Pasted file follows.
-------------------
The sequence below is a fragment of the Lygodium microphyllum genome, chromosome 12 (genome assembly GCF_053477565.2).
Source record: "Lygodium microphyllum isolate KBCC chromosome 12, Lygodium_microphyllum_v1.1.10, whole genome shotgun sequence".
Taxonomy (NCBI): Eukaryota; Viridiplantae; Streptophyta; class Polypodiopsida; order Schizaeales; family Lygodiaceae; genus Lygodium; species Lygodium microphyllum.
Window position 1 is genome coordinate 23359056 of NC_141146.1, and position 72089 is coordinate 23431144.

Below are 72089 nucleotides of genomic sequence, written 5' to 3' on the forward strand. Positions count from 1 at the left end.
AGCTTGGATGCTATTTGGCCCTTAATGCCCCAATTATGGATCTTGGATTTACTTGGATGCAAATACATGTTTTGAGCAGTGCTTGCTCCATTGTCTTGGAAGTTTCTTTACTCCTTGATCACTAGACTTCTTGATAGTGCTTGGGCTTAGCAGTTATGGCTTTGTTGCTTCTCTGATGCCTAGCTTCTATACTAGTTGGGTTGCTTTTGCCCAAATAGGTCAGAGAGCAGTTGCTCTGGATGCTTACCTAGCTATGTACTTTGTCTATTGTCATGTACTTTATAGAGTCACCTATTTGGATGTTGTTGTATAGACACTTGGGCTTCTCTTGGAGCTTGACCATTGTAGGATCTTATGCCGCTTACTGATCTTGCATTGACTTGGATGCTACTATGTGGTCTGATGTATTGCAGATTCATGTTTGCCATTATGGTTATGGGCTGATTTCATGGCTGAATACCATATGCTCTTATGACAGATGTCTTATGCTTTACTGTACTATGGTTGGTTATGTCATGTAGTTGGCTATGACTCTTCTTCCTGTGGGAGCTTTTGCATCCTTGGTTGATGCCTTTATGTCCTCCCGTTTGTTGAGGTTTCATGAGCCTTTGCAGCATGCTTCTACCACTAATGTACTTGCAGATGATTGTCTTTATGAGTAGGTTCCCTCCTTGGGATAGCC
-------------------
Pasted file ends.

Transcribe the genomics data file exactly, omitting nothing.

The sequence below is a fragment of the Lygodium microphyllum genome, chromosome 12 (genome assembly GCF_053477565.2).
Source record: "Lygodium microphyllum isolate KBCC chromosome 12, Lygodium_microphyllum_v1.1.10, whole genome shotgun sequence".
Taxonomy (NCBI): Eukaryota; Viridiplantae; Streptophyta; class Polypodiopsida; order Schizaeales; family Lygodiaceae; genus Lygodium; species Lygodium microphyllum.
Window position 1 is genome coordinate 23359056 of NC_141146.1, and position 72089 is coordinate 23431144.

Below are 72089 nucleotides of genomic sequence, written 5' to 3' on the forward strand. Positions count from 1 at the left end.
AGCTTGGATGCTATTTGGCCCTTAATGCCCCAATTATGGATCTTGGATTTACTTGGATGCAAATACATGTTTTGAGCAGTGCTTGCTCCATTGTCTTGGAAGTTTCTTTACTCCTTGATCACTAGACTTCTTGATAGTGCTTGGGCTTAGCAGTTATGGCTTTGTTGCTTCTCTGATGCCTAGCTTCTATACTAGTTGGGTTGCTTTTGCCCAAATAGGTCAGAGAGCAGTTGCTCTGGATGCTTACCTAGCTATGTACTTTGTCTATTGTCATGTACTTTATAGAGTCACCTATTTGGATGTTGTTGTATAGACACTTGGGCTTCTCTTGGAGCTTGACCATTGTAGGATCTTATGCCGCTTACTGATCTTGCATTGACTTGGATGCTACTATGTGGTCTGATGTATTGCAGATTCATGTTTGCCATTATGGTTATGGGCTGATTTCATGGCTGAATACCATATGCTCTTATGACAGATGTCTTATGCTTTACTGTACTATGGTTGGTTATGTCATGTAGTTGGCTATGACTCTTCTTCCTGTGGGAGCTTTTGCATCCTTGGTTGATGCCTTTATGTCCTCCCGTTTGTTGAGGTTTCATGAGCCTTTGCAGCATGCTTCTACCACTAATGTACTTGCAGATGATTGTCTTTATGAGTAGGTTCCCTCCTTGGGATAGCC